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"Naval warfare is one of civilization's oldest sciences; its axioms modified as progress in propulsion and armament dictate but fundamentally unchanged in doctrines and concepts. The successful naval strategist and tactician must be a keen student of history in order to understand the precepts under which his potential enemies, guided as they may be by geographical limitation and political aspiration, must design and deploy their fleet.
It was fortunate indeed that far-sighted naval officers salvaged from the Washington Arms Conference of 1922 the right to convert two battle-cruisers, then under construction, as aircraft carriers. These two carriers, the Saratoga and Lexington, formed the nucleus of a new naval unit, the Fast Carrier Force, which was to weave a vast network of air power over the tremendous reaches of the Pacific in World War II.
Prophetic too, the decision to name this, new-type ship for great and decisive battles in the rise of American Democracy and for famous and gallant ships which fought for American principles. Thus the new Hancock became another in the long line of vessels to bear the name of the great statesman for whom the original Hancock, one of thirteen frigates authorized by the Continental Congress on December 13, 1775, was named. Her namesake, John Hancock, was chairman of the committee which authorized our first Naval vessels in October of the same year.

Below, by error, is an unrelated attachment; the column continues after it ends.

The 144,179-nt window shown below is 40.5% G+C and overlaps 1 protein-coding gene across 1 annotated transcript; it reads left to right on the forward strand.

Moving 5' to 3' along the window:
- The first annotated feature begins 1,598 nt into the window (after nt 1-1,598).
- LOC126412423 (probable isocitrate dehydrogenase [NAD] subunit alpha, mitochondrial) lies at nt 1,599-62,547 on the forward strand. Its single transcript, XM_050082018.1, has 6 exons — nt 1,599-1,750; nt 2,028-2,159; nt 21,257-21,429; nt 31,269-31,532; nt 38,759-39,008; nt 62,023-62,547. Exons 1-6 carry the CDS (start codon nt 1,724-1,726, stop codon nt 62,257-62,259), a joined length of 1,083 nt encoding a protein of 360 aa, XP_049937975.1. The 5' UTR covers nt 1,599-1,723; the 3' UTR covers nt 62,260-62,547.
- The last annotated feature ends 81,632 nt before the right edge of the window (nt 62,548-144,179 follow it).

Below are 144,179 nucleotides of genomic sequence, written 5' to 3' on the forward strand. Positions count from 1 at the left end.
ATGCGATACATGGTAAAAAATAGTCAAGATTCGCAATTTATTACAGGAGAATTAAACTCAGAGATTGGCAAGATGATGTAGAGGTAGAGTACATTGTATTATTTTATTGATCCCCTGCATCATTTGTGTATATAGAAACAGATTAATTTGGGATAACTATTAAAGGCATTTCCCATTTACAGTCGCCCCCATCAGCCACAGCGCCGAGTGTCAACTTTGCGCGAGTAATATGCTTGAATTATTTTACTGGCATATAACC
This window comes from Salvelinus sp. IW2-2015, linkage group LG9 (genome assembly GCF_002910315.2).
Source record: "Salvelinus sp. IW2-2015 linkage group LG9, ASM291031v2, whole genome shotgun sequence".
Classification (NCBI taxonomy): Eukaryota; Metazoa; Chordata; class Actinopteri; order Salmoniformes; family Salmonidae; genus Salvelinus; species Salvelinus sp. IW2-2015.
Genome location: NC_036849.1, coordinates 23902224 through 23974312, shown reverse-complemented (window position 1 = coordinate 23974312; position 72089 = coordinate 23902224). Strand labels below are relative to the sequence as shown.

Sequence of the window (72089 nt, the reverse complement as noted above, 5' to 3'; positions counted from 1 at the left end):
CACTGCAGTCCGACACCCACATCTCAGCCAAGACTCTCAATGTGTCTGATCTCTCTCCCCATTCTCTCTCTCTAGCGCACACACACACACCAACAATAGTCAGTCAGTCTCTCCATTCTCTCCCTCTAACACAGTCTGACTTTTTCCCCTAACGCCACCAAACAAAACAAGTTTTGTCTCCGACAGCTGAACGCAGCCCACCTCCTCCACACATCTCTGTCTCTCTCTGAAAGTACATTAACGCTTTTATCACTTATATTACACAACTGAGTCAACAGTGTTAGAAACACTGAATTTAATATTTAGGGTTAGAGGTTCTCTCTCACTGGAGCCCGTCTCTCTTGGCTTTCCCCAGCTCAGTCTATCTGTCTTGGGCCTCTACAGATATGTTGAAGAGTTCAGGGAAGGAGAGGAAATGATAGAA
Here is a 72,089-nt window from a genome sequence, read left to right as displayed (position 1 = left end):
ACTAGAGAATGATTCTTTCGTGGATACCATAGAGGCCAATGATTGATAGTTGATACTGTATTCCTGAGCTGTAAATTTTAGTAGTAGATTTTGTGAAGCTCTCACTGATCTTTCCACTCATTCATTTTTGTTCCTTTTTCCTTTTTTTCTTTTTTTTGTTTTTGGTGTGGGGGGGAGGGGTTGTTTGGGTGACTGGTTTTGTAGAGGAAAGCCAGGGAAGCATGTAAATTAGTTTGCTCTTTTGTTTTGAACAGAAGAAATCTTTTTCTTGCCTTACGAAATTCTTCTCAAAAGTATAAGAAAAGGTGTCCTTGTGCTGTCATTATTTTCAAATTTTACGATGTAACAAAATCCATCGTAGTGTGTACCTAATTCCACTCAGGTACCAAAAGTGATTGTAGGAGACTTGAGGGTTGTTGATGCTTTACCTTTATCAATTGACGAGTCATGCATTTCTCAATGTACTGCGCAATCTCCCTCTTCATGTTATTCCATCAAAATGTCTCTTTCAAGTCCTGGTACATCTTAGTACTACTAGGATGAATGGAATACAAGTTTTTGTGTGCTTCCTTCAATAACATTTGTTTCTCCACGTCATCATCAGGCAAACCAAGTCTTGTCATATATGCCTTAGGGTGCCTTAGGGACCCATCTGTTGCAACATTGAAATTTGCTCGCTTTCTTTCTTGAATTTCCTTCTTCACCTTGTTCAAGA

On January 26, 1943, the keel was laid for the U.S.S. Hancock CV-19, eleventh in the proud line of carriers which made their debut with the commissioning of the U.S.S. Essex CV-9 on December 31, 1942.
The new Hancock was originally laid down as the U.S.S. Ticonderoga while the Ticonderoga was laid down as the Hancock. A prominent insurance company is understood to have offered to sell enough War Bonds to pay for the entire cost of the ship if it were built in Quincy, Massachusetts, instead of Newport News, Virginia. As a consequence the names of the two sister ships were exchanged while agents of the insurance company commenced a highly successful War Bond drive. As a resut of this drive the total reached was sufficient not only to cover the building costs, but to pay operation costs for the first year of service."
E.G. Hines, USNR
United States Navy, World War 1939-1945, Regimental histories, U.S.S. Hancock, "Fighting Hannah", CV-19, Essex-class aircraft carrier
United States Navy and Hines, Eugene G., "The "Fighting Hannah": a war history of the U.S.S. Hancock CV19" (1945). Regimental Histories. 146.
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